Porting Android to AVR32 platform

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Hi all,

First thing: Great board!
Second: Has anyone already started thinking about a port of googles android? Since the source code is already released it should be doable. But how hard will it be? The first and only thing I have done so far is, to check through the kernel diff (http://benno.id.au/android/andro...). You can forget qemu and goldfish(simulator), (maybe yaffs2 too?) The rest like the "binder", could cause problems while porting the kernel. Do you think this is managable?
Second step would be to port de Dalvik VM, at the moment i can't take a look at the source code, but maybe anybody of you knows how much the source is optimized for ARMs.
Anybody interestet in such a project? Any ideas?

Greets
Michael

@sorry for this stuttering english :( I'm not the best in writing ;) but i think its readable

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double post

Last Edited: Wed. Jan 14, 2009 - 07:01 AM
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Hi again,

Just for info.
I've looked over the code, created a patch and applied it two the buildroot-kernel.
Till now, i found to problems:
one with pmem. The arm code makes use of the dmac unit and provides specific codes like dmac_flush_cache. At the moment, i don't know what it realy does and maybe we could reuse the code from atmel and work with defines. For a booting android it seems to be unnecessary at the moment.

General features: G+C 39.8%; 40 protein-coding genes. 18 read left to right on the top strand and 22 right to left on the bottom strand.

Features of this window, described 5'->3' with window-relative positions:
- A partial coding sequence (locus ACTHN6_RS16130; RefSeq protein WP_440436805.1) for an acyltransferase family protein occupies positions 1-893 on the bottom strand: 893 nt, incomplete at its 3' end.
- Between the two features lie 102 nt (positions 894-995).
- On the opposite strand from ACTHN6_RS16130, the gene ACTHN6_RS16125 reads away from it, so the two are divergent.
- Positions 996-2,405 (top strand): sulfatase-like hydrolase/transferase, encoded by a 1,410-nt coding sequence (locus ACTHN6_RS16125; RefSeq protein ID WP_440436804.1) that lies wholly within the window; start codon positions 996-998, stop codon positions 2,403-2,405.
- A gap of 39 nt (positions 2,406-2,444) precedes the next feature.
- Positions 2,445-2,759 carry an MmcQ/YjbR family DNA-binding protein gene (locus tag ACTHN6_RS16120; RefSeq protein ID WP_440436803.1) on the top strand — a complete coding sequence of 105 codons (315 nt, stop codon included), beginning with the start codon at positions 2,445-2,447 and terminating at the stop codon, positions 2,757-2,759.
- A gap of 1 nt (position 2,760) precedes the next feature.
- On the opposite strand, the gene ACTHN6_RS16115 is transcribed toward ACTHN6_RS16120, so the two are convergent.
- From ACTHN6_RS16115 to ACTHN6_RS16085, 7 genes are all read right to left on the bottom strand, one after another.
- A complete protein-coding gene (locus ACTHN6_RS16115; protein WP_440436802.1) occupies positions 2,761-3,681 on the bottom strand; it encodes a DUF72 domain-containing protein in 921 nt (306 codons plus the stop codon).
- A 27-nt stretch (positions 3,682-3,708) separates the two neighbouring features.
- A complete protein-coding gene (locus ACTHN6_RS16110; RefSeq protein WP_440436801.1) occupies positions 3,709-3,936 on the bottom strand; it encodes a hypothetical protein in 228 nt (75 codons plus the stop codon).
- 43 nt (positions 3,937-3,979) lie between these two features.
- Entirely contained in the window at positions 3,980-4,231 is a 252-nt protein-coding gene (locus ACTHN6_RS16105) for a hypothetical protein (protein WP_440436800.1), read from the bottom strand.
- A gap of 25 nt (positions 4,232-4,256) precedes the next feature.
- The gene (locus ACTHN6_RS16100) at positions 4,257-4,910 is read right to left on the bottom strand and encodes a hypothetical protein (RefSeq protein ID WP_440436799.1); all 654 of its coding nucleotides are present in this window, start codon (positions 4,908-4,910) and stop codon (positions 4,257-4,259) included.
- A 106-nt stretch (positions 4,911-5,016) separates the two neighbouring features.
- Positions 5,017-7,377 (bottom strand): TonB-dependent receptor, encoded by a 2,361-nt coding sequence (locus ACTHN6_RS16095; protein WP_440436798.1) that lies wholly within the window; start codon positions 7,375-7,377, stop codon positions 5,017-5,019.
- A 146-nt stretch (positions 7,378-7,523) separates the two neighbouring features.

Second thing was a problem with the android alarm timer. At the first look, it serves ticks to the system. It needs the /arch/[mach]/include/timer.h (or something like that) The arm directories have this file, our avr32 not,only as_time. Maybe its possible to reuse it with defines.
I first tried to compile and it worked with disabling android_alarm and pmem.
Maybe I forgot to check something in menuconfig, or everything else is generic code and works (yaffs2 and binder (and much more) for example are compilling)
More infos maybe this night ;)

Michael

Last Edited: Wed. Jan 14, 2009 - 07:12 AM
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Sure it's manageable. I don't know how much effort it would take but the Android dev's already have a reputation for writing poor, unmaintainable code which will take a hell of a lot of work before it's acceptable to the kernel community at large - if Google ever even tries to work with them. As you may have gathered, I'm not a fan of the Android team..

Android's also all (legally) packaged up in to one lump which means the Dalvik VM can't be used separately. A pity because that's one bit I quite like.

YAFFS2 is not platform dependent - it will work on AVR32. The question is more whether you want it. LogFS and UBIFS are in many ways superior and headed for the mainline kernel where they will live happily and securely for a long time.

Your english was fine :-). If you want to have a crack at it good luck to you but IMHO it's not a nice place to be.

-S.